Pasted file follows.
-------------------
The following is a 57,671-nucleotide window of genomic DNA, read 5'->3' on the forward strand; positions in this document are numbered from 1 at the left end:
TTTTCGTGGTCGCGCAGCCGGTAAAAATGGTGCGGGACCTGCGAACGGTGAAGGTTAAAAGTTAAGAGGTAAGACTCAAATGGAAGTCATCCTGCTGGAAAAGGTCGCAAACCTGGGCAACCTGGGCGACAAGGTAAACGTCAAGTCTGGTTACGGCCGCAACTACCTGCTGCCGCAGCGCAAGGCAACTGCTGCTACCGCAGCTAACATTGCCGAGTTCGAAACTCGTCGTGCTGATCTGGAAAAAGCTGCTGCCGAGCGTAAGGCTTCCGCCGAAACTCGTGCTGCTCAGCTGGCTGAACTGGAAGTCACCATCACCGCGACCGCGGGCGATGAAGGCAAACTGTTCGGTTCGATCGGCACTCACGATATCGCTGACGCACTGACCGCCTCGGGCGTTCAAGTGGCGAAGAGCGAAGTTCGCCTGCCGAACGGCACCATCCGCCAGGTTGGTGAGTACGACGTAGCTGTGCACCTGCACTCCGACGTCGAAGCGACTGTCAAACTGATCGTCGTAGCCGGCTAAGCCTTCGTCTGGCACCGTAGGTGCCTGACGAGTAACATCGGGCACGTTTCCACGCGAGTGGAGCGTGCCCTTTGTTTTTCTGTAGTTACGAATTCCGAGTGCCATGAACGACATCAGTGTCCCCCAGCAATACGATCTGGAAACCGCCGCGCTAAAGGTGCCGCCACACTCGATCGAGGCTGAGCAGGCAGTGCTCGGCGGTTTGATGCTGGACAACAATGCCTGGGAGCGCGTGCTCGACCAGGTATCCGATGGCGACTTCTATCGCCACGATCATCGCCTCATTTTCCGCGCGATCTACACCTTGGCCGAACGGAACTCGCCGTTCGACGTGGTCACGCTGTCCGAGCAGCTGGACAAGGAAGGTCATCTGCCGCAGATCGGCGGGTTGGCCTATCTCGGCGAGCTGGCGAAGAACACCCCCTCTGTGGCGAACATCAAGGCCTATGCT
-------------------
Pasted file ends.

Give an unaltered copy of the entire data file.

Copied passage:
The following is a 57,671-nucleotide window of genomic DNA, read 5'->3' on the forward strand; positions in this document are numbered from 1 at the left end:
TTTTCGTGGTCGCGCAGCCGGTAAAAATGGTGCGGGACCTGCGAACGGTGAAGGTTAAAAGTTAAGAGGTAAGACTCAAATGGAAGTCATCCTGCTGGAAAAGGTCGCAAACCTGGGCAACCTGGGCGACAAGGTAAACGTCAAGTCTGGTTACGGCCGCAACTACCTGCTGCCGCAGCGCAAGGCAACTGCTGCTACCGCAGCTAACATTGCCGAGTTCGAAACTCGTCGTGCTGATCTGGAAAAAGCTGCTGCCGAGCGTAAGGCTTCCGCCGAAACTCGTGCTGCTCAGCTGGCTGAACTGGAAGTCACCATCACCGCGACCGCGGGCGATGAAGGCAAACTGTTCGGTTCGATCGGCACTCACGATATCGCTGACGCACTGACCGCCTCGGGCGTTCAAGTGGCGAAGAGCGAAGTTCGCCTGCCGAACGGCACCATCCGCCAGGTTGGTGAGTACGACGTAGCTGTGCACCTGCACTCCGACGTCGAAGCGACTGTCAAACTGATCGTCGTAGCCGGCTAAGCCTTCGTCTGGCACCGTAGGTGCCTGACGAGTAACATCGGGCACGTTTCCACGCGAGTGGAGCGTGCCCTTTGTTTTTCTGTAGTTACGAATTCCGAGTGCCATGAACGACATCAGTGTCCCCCAGCAATACGATCTGGAAACCGCCGCGCTAAAGGTGCCGCCACACTCGATCGAGGCTGAGCAGGCAGTGCTCGGCGGTTTGATGCTGGACAACAATGCCTGGGAGCGCGTGCTCGACCAGGTATCCGATGGCGACTTCTATCGCCACGATCATCGCCTCATTTTCCGCGCGATCTACACCTTGGCCGAACGGAACTCGCCGTTCGACGTGGTCACGCTGTCCGAGCAGCTGGACAAGGAAGGTCATCTGCCGCAGATCGGCGGGTTGGCCTATCTCGGCGAGCTGGCGAAGAACACCCCCTCTGTGGCGAACATCAAGGCCTATGCT